The UK will leave the European Union on 31 January 2020. We'll then enter a 'transition period' that's likely to last until the end of December 2020. During this period the UK will still follow EU rules.
Brexit will have an effect on some areas of life in Scotland.
This may include changes to benefits and pensions.
Brexit has not happened yet, and many of the details are not yet known. This page gives the latest facts, but it will be updated as more details are confirmed. Please keep checking back for new information.
UK citizens living in Scotland
If you are a UK citizen currently living in Scotland, you should still have access to your benefits and pension as normal.
EU citizens living in Scotland
If you are an EU citizen currently living in Scotland, you should still have access to your benefits and pension as normal.
If you are an EU citizen currently living in the UK and you get benefits or a pension from a non-UK authority, you should contact that country's relevant benefits and pension department for more information.
You will still need to apply for settled status before 30 June 2021 to keep living in Scotland, though. The EU citizens living in Scotland page gives the latest information on this, including details on how to apply for the EU Settlement Scheme.
UK citizens living in an EU country
If you're a UK citizen but you're currently living in an EU country, your access to your benefits and pension may depend on whether we are in a 'deal' or 'no deal' situation when the transition period ends.
In the event of a 'deal' situation, you should still have access to your benefits and pension as normal.
In the event of a 'no deal' situation, your access to benefits and pension may depend on the country you're living in.
If you are a UK citizen currently living in an EU country and you get benefits or a pension from a non-UK authority, you should contact that country's relevant benefits and pension department for more information.
If you are a UK citizen living in an EU country and receiving benefits or a pension from a UK authority, you should still have access to your benefits and pension as normal.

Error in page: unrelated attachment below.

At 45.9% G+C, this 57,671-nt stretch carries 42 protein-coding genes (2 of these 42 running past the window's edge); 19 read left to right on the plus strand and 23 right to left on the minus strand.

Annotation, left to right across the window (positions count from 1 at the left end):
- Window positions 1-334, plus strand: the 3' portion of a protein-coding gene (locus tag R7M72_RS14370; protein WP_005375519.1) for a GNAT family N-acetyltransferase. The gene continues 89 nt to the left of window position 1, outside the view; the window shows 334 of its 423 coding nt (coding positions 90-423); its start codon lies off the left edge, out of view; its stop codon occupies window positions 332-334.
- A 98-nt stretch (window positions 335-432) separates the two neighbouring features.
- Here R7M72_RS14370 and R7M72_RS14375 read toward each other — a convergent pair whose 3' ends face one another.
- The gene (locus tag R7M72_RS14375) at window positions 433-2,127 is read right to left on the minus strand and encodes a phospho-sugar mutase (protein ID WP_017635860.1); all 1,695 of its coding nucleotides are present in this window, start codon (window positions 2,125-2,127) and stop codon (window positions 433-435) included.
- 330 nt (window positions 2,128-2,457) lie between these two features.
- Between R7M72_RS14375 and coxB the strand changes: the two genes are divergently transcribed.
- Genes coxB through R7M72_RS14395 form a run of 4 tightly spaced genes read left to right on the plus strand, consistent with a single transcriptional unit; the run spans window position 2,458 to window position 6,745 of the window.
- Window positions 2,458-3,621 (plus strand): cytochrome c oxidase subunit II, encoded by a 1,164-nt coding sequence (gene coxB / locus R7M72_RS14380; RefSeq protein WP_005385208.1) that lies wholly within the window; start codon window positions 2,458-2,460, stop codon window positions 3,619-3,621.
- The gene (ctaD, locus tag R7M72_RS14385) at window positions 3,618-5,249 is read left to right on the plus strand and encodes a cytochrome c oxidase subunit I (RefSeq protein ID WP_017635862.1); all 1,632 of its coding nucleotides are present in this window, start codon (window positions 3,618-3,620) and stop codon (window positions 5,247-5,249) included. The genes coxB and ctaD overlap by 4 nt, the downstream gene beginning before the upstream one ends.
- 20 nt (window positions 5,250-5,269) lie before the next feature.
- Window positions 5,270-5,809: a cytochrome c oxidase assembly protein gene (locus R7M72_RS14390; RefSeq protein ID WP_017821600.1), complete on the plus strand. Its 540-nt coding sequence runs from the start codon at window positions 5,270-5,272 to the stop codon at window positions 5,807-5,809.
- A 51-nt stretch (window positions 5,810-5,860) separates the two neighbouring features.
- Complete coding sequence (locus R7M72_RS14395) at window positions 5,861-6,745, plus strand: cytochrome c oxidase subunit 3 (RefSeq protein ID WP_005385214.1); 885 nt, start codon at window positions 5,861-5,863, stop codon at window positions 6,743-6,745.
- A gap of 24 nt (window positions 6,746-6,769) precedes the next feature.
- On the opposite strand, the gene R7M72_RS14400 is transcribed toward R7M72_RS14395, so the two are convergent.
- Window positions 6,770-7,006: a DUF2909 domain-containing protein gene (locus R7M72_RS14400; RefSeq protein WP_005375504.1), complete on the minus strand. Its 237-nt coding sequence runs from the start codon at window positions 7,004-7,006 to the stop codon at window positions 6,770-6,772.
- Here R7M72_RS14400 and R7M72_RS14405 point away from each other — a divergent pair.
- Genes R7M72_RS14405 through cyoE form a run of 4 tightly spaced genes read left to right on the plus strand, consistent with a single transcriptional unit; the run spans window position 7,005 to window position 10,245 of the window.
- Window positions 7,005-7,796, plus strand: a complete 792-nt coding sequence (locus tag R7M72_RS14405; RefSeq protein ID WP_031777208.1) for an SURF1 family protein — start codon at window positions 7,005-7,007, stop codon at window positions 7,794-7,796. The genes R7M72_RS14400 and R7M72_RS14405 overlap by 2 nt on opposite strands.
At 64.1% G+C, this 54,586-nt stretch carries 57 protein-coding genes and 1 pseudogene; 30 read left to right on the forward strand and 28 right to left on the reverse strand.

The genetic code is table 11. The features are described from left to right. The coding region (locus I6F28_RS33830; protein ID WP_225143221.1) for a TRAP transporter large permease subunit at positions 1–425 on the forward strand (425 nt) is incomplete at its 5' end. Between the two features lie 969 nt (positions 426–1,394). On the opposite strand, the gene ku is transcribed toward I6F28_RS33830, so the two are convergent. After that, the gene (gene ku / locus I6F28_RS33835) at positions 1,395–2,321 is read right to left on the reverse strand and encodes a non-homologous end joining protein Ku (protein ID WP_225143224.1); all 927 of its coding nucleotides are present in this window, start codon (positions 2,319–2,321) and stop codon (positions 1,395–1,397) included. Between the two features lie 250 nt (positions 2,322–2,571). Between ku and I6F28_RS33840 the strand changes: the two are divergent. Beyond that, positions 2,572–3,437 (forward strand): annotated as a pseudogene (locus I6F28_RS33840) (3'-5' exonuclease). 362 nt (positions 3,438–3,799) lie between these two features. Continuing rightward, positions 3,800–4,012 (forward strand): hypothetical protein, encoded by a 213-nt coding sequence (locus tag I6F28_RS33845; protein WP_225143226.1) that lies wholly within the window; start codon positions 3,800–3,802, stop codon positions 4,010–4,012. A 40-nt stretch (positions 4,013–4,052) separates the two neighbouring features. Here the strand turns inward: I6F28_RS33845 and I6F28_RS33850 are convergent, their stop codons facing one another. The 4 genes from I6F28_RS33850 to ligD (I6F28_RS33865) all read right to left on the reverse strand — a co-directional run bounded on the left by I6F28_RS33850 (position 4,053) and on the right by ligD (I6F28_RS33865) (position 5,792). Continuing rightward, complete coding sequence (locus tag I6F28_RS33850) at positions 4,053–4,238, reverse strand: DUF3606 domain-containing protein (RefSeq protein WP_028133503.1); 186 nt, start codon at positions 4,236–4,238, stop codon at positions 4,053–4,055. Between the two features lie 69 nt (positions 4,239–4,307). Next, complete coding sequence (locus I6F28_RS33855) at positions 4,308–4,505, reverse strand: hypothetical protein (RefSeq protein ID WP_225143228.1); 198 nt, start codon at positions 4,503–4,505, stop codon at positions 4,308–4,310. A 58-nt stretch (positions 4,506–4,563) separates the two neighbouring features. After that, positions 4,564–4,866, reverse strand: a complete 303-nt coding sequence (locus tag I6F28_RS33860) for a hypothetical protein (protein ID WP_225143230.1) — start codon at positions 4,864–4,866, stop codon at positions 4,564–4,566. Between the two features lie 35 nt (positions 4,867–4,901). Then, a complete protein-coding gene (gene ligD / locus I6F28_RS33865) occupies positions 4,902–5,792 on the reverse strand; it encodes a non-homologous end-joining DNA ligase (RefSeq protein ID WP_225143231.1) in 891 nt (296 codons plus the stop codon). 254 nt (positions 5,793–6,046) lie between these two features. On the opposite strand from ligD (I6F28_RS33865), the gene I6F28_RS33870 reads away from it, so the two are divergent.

Help with money
If you're struggling to make your money last there are a number of services you can use to get help.
Find out how to get help with money, including dealing with debt and dealing with the stress that comes with it.
Rapid Poverty Mitigation Fund
If there's a 'no deal' Brexit, the Scottish Government will give £7 million to local councils in Scotland. This is called the Rapid Poverty Migration Fund.
The Rapid Poverty Migration Fund can be used to support:
- communities in need
- people experiencing food insecurity or fuel poverty
- Scottish Welfare Fund
- Discretionary Housing Payments
The Scottish Welfare Fund
The Scottish Welfare Fund helps families and people in Scotland who are on low incomes through Crisis Grants and Community Care Grants.
You can apply for a:
- Crisis Grant – if you're in crisis because of a disaster (like a fire or flood), or an emergency (like losing your money or an unexpected expense)
- Community Care Grant – to help you or someone you care for to start to live, or to carry on living, a settled life in the community
More details on benefits and pensions after Brexit will be added to this page as new information is available.
Meanwhile, there are a number of other sites you can check for updates:
The content on this site is correct as of today's date and is based on the information available at this time. Regular updates will be made as the Brexit process develops. In the event of a 'no deal', additional advice and information will be given on this site. Please continue to check back for updates.